GROUPS of writers and performing artists are voicing their opposition to the new guidelines of this year’s grants program of the National Commission for Culture and the Arts (NCCA), saying they are “anti-private sector” and “anti-artists.”
They add they were not consulted.
They say they have asked Chair Felipe de Leon Jr. to suspend the new guidelines and defer the deadline for submission of proposals on Sept. 30.
They have noted the new guidelines consist of 50-90 pages on the NCCA website, depending on the browser, and were officially released only on Sept. 1, and seem calculated to discourage artists and cultural workers especially from the private sector from applying.
In a press release dated Sept. 1 from the NCCA information office, titled “NCCA to Grant Millions of Pesos Worth to Arts and Culture Projects,” it was announced the grants program would now concentrate on “regional concerns” and would have two categories—Category A and Category B, with the former focusing on priorities identified by the national committees of the NCCA and the latter basically standing for the old competitive grants program.
Those qualified to apply are “Filipino individuals as well as civil society organizations, indigenous people’s organizations/groups, local government units, government agencies and institutions, state universities/colleges and public schools.”
Critics note that the emphasis on national and local governments, including state and local government schools and even noncultural government agencies, opens the National Endowment for Culture and the Arts (Nefca), from where the NCCA grants budget is sourced, to just about any government entity, and effectively arrogates the fund, which is meant to benefit artists and cultural workers, to the state, enabling it to play patronage politics and even curtail creative expression and freedom of dissent.
And since the new rules favor local government units, artists groups warn the Nefca might be used as “pork barrel” to buy favor from local political bosses on an election year.
Critics say the new grants rules water down the interest of the private sector, to which most artists and cultural workers belong. They say the private sector is already underrepresented on the NCCA board.
Worse, the new rules treat private groups of artists and cultural workers as “nongovernment organizations” that should be accredited by the Department of Social Welfare and Development (DSWD).
Even respected professional and cultural organizations such as writers groups and private universities and colleges that have received grants before and have been partners of the NCCA in cultural advocacy and production, according to the rules, would have to undergo “social investigation” by the DSWD, which released the emergency assistance for victims of “Yolanda” only this year, nearly two years after the typhoon.
“Our sectors have been active components of national committees, specifically [the National Committee on] Dramatic Arts, Literary Arts, Dance, Cultural Education, among others, yet we have never been contacted by our representatives [in the NCCA] if only to solicit for significant outputs,” said Steven Patrick Fernandez, artistic director of the Mindanao State University-Iligan Institute of Technology Integrated Performing Arts Guild, in a letter to De Leon.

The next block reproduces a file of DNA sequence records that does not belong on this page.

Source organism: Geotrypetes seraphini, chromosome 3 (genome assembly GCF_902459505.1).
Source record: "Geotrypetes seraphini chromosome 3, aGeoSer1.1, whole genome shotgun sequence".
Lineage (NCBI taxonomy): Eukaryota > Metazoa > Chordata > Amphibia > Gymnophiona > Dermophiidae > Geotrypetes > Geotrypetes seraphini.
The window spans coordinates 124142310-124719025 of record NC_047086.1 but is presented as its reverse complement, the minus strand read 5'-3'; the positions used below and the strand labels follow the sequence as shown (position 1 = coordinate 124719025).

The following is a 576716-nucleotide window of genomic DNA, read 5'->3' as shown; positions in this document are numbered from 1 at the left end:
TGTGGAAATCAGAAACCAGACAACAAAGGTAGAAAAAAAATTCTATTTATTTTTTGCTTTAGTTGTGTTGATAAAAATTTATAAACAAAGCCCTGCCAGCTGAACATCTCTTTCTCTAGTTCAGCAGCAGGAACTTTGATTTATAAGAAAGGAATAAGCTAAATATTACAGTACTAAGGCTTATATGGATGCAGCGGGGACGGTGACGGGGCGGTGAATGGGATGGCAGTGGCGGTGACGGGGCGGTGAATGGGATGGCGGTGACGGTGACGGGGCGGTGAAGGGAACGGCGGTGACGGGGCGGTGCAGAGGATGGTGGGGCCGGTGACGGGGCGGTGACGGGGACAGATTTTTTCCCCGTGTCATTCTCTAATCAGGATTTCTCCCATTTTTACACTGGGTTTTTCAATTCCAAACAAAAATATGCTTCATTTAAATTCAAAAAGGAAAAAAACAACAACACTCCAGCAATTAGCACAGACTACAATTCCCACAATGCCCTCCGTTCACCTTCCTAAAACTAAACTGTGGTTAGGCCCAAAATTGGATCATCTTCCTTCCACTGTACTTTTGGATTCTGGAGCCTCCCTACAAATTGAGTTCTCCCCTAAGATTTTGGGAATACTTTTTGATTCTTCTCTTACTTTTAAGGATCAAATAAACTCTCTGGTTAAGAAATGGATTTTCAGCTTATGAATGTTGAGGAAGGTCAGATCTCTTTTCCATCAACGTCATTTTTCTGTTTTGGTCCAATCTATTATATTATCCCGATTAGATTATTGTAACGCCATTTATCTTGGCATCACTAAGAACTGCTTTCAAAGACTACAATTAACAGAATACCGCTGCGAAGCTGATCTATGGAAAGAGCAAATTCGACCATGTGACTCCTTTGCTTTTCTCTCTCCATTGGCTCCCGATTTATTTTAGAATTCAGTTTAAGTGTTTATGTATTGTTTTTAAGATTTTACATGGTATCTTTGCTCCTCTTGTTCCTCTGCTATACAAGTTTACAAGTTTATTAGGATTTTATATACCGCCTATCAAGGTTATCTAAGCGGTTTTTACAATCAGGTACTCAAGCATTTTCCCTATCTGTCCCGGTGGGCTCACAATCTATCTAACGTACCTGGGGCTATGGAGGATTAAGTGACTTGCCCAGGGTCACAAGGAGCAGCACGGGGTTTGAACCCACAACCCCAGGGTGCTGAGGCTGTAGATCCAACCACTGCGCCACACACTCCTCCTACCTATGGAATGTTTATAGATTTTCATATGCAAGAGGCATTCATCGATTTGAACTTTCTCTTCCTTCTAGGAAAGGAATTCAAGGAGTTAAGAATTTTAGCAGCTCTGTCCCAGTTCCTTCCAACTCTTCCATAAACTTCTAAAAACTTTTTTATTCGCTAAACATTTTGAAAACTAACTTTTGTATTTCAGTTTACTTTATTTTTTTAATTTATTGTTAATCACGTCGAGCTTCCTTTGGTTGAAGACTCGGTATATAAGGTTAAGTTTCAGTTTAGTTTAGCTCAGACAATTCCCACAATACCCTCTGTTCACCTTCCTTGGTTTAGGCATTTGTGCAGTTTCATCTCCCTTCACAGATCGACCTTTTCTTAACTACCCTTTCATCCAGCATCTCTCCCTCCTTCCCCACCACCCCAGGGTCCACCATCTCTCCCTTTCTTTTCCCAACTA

Fernandez, who is also the president of the Mindanao Creative Writers Group, a private foundation, says he had been told by NCCA national committees they were not consulted about the new rules.
He also notes flaws in this year’s grants program which he says “pinpoints the central position of local government as hub in most of the proposals.”
“LGUs and their minions have a mostly deviant concept of culture and art studies opposing ours—we can expect a deluge of street-dancing festivals and beauty contests, all in the name of ‘culture’ and ‘tourism,’” Fernandez says.
Fernandez warns the guidelines would marginalize artists and cultural groups.
“Not all LGUs share the same conditions and manners of engaging with local artists,” he explains. “In many cases, there is no partnership. Besides, in their own turfs, culture-and-arts sectors of LGUs are the domains of the elite, usually headed by the wives of the mayors and their circles.”
“The guidelines assume most regions will have networks of artists. There are sectoral organizations and NGOs working for advocacies, but I still have to encounter a formally organized group of artists and cultural workers on a sub-regional level in our parts. In effect, the proponent that manages the resources granted by the NCCA establishes itself as the de facto hegemonic ‘network.’”
Katig Writers Network Inc. Tacloban, a literary writers organization in Eastern Visayas, also appeals in a letter to De Leon to stop the new grants program “and give a second look at how writers and various artists and agencies in the country could best be served by the NCCA by means of mutually and cohesively integrating its priorities and authentic needs.”
“By losing sight of a needs-based and bottom-up grant system, we fear that the current move of the NCCA could hamper the growth and development of artists and their community-beneficiaries across the country which have been earlier studied, planned and nurtured for years by the committees across the Sub- Commission,” reads part of the letter signed by Phil Harold Mercurio, Katig head.
Meanwhile, Shirley Lua, director of the Bienvenido N. Santos Creative Writing Center of the De la Salle University in Manila, says in a letter to De Leon that their group is dismayed at the changes.
“We note the guidelines seem to favor cultural-development projects that are culturally and even ethnically specific, and do not seem to cover national-scale workshops on creative and critical writing,” Lua says, further asking what would happen now to writers and scholars who were previously supported by the program.